The impact of EPLINα (Epithelial protein lost in neoplasm) on endothelial cells, angiogenesis and tumorigenesis
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EPLIN (epithelial protein lost in neoplasm) is a cytoskeletal associated protein involved in the regulation of actin dynamics and subsequently in cell motility. EPLIN expression is frequently reduced in a variety of cancer cells and tissues and this loss may account for increased invasive traits in cancer cells. The current study aimed to assess the role of EPLIN in endothelial cells and the angiogenic process.
EPLINα expression was enhanced in HECV endothelial cells through transfection with a pEF6 expression plasmid containing the full coding sequence of EPLINα. The impact of EPLINα on HECV cells was then assessed using a range of in vitro and in vivo models.
Transfection and over-expression of HECV cells with EPLINα expression plasmid resulted in a significant reduction in cell-matrix adhesion (P = 0.003), the rate of migration (P = 0.009) and tubule formation (P = 0.007) and also enhanced paxillin staining compared to transfection controls. Additionally, MDA-MB-231 breast cancer cells co-injected with HECVEPLIN exp cells developed at a slower rate than those co-injected with HECVpEF6 cells (day 26, P = 0.05; day 33, P = 0.065, overall deviation over time P < 0.001). Treatment of HECVEPLIN exp cells with ERK inhibitor could rescue HECV cells from the inhibitory effect of EPLINα over-expression on tubule formation, returning these cells to control levels.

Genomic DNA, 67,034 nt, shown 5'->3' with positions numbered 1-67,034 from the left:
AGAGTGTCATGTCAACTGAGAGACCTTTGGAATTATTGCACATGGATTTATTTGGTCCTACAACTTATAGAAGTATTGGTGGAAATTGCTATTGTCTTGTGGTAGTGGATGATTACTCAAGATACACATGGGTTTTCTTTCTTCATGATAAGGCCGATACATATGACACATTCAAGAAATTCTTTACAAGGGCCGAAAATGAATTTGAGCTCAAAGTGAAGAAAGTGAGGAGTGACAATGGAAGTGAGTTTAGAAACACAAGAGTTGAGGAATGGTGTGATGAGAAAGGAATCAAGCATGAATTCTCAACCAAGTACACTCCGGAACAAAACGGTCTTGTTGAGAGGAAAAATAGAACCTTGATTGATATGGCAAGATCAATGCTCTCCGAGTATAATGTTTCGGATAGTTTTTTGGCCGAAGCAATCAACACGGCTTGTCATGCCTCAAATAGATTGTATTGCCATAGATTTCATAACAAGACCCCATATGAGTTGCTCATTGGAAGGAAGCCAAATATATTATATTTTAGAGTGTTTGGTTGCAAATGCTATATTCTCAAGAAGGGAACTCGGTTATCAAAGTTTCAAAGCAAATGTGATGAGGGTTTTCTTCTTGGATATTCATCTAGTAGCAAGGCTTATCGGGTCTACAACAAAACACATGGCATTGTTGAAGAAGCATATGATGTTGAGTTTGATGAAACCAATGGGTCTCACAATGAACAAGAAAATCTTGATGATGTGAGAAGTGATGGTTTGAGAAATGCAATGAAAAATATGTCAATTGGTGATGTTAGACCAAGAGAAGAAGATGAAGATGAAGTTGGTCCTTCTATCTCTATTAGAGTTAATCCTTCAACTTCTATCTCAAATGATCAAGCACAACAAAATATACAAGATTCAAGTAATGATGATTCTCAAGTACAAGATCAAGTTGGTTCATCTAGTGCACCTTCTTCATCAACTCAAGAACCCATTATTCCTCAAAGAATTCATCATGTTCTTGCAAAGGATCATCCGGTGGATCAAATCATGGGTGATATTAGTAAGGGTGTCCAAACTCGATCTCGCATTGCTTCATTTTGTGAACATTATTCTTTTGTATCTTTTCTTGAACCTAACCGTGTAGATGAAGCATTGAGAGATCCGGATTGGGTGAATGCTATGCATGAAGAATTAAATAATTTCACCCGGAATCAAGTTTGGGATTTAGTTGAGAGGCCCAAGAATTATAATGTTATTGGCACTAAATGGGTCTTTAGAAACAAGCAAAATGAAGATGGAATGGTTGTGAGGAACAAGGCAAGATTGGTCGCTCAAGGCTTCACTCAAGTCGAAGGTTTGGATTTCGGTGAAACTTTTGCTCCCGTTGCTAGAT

EPLINα over-expression can regulate HECV cell motility, matrix adhesion and tubule formation in vitro and slow in vivo tumour formation, suggesting an anti-angiogenic role for EPLINα. Extracellular signal-regulated kinase (ERK) also appears to be linked to the ability of EPLINα to inhibit tubule formation in vitro.
KeywordsEPLIN Endothelial cells ERK Tubule formation Tumour angiogenesis
The authors are grateful to Cancer Research Wales for their support and funding this study.
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